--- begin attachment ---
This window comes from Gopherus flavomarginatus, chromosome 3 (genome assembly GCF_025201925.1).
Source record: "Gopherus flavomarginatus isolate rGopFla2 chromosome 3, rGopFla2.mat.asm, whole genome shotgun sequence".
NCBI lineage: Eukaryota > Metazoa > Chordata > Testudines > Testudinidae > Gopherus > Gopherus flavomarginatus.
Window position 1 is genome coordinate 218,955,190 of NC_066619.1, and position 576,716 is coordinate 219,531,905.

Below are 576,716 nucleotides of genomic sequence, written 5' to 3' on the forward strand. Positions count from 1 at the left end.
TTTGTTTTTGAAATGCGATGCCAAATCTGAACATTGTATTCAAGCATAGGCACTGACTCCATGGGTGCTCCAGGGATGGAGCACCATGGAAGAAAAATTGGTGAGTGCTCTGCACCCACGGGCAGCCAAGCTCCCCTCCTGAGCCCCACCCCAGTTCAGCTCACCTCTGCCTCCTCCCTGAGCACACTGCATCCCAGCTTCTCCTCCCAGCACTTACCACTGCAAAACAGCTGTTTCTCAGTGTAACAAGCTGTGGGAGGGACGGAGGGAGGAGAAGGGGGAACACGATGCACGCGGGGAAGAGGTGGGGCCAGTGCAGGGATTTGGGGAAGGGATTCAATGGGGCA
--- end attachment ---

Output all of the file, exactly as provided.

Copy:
This window comes from Gopherus flavomarginatus, chromosome 3 (genome assembly GCF_025201925.1).
Source record: "Gopherus flavomarginatus isolate rGopFla2 chromosome 3, rGopFla2.mat.asm, whole genome shotgun sequence".
NCBI lineage: Eukaryota > Metazoa > Chordata > Testudines > Testudinidae > Gopherus > Gopherus flavomarginatus.
Window position 1 is genome coordinate 218,955,190 of NC_066619.1, and position 576,716 is coordinate 219,531,905.

Below are 576,716 nucleotides of genomic sequence, written 5' to 3' on the forward strand. Positions count from 1 at the left end.
TTTGTTTTTGAAATGCGATGCCAAATCTGAACATTGTATTCAAGCATAGGCACTGACTCCATGGGTGCTCCAGGGATGGAGCACCATGGAAGAAAAATTGGTGAGTGCTCTGCACCCACGGGCAGCCAAGCTCCCCTCCTGAGCCCCACCCCAGTTCAGCTCACCTCTGCCTCCTCCCTGAGCACACTGCATCCCAGCTTCTCCTCCCAGCACTTACCACTGCAAAACAGCTGTTTCTCAGTGTAACAAGCTGTGGGAGGGACGGAGGGAGGAGAAGGGGGAACACGATGCACGCGGGGAAGAGGTGGGGCCAGTGCAGGGATTTGGGGAAGGGATTCAATGGGGCA